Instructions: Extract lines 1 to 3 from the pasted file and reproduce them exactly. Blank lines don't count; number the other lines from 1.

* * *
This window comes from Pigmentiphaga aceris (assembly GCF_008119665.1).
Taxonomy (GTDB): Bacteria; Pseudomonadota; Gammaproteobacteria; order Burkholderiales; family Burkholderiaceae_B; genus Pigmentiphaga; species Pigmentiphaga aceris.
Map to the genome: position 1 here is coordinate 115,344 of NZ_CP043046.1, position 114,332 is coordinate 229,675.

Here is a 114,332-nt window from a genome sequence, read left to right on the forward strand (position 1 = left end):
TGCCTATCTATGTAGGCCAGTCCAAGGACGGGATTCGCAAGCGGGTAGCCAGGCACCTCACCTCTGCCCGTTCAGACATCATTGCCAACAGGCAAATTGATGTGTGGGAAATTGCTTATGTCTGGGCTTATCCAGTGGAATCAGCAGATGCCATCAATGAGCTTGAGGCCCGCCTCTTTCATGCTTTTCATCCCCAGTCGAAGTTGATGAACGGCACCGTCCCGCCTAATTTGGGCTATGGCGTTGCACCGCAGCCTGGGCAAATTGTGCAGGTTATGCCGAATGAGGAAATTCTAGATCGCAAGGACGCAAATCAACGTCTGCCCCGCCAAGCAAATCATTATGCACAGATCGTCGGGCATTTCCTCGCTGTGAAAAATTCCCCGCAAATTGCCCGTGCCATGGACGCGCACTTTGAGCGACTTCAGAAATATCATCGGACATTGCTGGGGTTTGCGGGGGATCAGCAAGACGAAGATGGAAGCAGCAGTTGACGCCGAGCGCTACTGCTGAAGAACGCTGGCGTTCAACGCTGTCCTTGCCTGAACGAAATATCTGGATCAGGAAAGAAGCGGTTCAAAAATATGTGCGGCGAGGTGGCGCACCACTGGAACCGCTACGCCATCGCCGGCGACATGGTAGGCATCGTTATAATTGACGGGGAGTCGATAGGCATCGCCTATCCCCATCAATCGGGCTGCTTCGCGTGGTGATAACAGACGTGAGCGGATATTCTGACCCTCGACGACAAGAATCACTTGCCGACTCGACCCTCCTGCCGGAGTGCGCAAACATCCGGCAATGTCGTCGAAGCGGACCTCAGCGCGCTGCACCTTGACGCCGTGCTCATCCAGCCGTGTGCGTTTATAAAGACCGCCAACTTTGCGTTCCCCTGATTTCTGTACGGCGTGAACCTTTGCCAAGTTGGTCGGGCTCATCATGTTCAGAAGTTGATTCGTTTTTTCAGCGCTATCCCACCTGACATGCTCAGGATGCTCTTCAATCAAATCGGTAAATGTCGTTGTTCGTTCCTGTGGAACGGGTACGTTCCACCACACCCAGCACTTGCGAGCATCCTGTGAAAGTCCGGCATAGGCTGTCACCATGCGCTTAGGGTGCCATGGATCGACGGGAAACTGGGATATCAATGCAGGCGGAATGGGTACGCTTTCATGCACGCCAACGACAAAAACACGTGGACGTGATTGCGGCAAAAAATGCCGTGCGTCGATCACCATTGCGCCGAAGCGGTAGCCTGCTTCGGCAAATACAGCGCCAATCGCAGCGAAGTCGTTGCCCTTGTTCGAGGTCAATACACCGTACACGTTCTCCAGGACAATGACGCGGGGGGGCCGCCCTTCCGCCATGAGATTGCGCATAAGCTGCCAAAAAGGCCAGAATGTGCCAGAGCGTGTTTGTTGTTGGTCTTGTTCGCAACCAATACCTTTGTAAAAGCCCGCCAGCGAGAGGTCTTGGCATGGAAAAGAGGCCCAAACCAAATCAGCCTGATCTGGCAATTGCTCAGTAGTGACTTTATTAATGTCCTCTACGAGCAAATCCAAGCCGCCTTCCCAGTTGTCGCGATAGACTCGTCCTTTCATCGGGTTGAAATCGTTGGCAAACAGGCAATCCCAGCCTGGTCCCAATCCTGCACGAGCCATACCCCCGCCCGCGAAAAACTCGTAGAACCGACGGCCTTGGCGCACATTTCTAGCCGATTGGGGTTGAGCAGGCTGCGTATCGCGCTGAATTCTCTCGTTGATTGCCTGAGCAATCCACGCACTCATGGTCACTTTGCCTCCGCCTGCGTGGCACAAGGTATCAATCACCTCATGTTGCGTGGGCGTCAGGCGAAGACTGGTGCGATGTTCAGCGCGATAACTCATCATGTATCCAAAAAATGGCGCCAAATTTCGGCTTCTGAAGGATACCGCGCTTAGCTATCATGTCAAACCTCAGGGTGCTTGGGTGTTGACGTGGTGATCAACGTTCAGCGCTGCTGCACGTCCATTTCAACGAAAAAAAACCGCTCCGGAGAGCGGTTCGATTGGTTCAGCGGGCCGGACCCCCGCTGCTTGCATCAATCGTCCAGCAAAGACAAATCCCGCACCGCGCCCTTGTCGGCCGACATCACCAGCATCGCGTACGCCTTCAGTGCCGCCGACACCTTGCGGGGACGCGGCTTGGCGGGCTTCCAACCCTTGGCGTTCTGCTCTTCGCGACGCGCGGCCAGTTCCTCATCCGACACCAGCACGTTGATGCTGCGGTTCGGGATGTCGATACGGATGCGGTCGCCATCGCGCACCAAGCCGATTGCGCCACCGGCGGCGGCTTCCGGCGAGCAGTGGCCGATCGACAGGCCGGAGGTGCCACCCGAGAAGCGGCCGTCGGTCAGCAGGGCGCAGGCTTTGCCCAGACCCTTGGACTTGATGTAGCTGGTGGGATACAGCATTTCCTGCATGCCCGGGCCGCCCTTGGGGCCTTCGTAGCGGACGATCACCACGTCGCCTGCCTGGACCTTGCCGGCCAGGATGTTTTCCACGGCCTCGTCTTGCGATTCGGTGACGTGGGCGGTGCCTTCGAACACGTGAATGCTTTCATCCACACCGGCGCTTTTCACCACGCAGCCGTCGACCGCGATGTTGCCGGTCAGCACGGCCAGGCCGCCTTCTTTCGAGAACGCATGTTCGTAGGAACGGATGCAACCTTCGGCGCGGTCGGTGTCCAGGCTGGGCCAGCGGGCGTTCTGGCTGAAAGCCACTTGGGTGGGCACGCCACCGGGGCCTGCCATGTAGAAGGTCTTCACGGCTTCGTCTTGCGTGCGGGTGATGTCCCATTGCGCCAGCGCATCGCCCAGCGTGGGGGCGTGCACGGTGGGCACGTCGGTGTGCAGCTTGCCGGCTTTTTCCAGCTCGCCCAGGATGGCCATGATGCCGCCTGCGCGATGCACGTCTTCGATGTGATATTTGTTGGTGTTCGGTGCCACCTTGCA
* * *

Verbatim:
This window comes from Pigmentiphaga aceris (assembly GCF_008119665.1).
Taxonomy (GTDB): Bacteria; Pseudomonadota; Gammaproteobacteria; order Burkholderiales; family Burkholderiaceae_B; genus Pigmentiphaga; species Pigmentiphaga aceris.
Map to the genome: position 1 here is coordinate 115,344 of NZ_CP043046.1, position 114,332 is coordinate 229,675.